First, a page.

About the Author:
Myrna J. Smith, EdD, is a retired professor of English and comparative religions who continues to travel and explore the world's spiritual traditions. God and Other Men is her first book.

First of all, I love the concept of God and Other Men, and think Smith did a great job organizing the narrative. Instead of being simply a story of one woman's life per se, told from childhood to the present, she begins the memoir by describing how her quest for spiritual comfort began after her marriage of 17 years dissolved. She recognizes the patterns in her life--during the times when she was fulfilled romantically, such as when she met her beloved partner Charlie, her study of religion would take a back seat.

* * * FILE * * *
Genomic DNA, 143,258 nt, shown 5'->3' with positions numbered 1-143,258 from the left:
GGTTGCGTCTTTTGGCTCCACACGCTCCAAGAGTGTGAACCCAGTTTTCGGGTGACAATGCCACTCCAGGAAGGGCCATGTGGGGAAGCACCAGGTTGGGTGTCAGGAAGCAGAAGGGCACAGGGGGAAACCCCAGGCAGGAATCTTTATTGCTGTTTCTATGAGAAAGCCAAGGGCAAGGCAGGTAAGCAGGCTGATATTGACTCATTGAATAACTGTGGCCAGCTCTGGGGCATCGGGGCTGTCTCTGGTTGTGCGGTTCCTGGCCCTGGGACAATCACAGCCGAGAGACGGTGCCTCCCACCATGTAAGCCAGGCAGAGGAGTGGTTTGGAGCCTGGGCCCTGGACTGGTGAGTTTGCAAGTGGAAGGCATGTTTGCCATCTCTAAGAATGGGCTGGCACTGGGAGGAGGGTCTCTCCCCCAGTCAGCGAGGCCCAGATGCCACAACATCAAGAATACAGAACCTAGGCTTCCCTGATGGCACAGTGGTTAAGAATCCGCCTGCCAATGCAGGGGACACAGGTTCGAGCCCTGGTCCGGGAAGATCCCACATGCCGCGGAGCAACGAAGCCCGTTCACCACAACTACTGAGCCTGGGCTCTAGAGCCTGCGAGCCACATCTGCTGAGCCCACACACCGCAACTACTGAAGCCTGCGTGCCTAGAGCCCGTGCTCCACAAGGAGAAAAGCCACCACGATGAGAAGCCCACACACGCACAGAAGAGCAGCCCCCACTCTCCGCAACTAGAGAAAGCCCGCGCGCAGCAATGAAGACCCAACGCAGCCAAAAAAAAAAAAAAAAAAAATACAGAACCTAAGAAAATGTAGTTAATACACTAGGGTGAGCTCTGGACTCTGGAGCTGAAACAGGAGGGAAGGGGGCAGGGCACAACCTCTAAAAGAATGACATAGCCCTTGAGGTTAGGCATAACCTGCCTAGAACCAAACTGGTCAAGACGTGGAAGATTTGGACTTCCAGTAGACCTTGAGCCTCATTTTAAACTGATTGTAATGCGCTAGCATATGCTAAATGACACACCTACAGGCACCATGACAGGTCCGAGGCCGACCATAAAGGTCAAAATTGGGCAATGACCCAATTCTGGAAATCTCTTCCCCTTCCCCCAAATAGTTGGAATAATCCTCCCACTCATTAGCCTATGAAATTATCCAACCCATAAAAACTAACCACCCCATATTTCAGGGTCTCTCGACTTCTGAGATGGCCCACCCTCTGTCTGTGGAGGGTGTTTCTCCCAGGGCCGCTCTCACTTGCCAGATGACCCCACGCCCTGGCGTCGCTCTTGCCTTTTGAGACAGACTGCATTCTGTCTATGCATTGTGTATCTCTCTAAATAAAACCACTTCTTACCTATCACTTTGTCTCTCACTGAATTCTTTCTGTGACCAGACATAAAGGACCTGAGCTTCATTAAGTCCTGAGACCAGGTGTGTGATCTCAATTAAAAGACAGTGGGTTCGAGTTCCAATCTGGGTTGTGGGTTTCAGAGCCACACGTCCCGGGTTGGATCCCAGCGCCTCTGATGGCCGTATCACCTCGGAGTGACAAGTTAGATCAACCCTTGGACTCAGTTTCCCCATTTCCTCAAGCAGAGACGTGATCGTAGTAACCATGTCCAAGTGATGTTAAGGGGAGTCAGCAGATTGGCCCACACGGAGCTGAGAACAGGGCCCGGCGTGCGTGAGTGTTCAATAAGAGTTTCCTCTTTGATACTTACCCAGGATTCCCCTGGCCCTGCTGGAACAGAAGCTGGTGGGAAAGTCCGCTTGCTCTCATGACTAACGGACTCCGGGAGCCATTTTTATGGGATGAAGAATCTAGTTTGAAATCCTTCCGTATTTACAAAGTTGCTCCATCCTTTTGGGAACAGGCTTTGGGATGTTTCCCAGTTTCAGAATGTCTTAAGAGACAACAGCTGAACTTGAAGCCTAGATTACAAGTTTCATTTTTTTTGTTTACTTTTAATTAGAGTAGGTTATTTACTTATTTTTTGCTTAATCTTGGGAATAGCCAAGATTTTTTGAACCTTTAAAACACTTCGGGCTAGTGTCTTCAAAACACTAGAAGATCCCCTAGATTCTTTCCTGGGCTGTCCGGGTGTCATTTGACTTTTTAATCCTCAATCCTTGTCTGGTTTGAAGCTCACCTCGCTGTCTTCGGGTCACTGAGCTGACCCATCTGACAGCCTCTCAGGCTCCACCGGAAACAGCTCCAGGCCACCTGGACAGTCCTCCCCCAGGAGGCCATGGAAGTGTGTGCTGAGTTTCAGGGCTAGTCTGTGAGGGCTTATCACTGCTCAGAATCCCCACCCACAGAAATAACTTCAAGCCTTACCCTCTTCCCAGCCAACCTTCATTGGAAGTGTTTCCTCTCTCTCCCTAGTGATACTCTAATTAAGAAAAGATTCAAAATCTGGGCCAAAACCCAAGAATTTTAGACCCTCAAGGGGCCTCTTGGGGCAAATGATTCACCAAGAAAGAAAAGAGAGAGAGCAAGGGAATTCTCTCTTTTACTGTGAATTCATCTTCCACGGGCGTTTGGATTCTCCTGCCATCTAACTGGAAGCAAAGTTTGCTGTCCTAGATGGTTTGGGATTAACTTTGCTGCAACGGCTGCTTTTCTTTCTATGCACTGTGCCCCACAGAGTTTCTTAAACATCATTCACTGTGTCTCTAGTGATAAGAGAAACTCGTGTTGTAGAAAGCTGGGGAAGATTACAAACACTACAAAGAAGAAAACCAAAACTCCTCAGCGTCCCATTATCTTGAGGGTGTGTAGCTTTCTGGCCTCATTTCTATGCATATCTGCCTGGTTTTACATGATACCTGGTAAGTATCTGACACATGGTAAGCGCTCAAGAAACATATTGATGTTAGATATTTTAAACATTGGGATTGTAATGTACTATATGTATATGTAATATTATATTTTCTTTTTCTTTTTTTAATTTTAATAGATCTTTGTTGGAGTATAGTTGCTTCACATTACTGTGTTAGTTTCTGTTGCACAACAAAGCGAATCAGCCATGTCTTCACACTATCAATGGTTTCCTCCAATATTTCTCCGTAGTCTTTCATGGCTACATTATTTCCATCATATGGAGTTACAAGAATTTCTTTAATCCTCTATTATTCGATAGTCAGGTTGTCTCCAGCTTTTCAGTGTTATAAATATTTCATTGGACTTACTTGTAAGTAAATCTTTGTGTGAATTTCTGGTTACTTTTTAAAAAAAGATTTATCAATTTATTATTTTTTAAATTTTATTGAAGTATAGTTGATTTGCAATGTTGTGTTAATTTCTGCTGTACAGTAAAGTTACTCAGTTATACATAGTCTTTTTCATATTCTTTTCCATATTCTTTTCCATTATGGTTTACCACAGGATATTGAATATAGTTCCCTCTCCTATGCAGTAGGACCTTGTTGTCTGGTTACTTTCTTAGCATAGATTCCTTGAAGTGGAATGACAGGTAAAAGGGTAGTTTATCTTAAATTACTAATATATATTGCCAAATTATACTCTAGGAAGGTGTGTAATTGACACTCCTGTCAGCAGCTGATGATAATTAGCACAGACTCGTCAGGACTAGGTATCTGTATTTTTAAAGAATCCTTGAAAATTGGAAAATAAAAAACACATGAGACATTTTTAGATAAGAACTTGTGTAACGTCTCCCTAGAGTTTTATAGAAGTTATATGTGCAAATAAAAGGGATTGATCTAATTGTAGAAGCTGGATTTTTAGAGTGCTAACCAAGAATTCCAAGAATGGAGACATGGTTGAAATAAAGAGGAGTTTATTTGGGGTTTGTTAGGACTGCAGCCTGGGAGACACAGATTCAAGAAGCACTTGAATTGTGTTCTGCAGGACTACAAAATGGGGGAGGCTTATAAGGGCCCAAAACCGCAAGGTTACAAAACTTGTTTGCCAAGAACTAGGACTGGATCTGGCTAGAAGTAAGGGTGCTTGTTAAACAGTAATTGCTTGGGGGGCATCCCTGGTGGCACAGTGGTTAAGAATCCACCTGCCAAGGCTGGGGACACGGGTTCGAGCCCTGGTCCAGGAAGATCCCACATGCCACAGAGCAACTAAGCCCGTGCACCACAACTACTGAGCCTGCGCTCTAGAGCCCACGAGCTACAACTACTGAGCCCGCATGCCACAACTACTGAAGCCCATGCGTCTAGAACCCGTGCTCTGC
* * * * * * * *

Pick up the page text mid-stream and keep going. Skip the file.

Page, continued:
What endeared me most about Myrna is that she recognized her personal demons (feelings of abandonment, fear of being alone, the need to boost her self-esteem by excelling academically) and searched the meaning behind spiritual texts and her own patterns of behavior as way to better understand herself and try to improve her life. So many times those insecurities can take hold and send us down a dark and destructive path. Myrna's path was to travel to India and study under the great spiritual leaders there. She's still traveling at the age of 74-- in fact, she just returned from a month-long trip to Asia.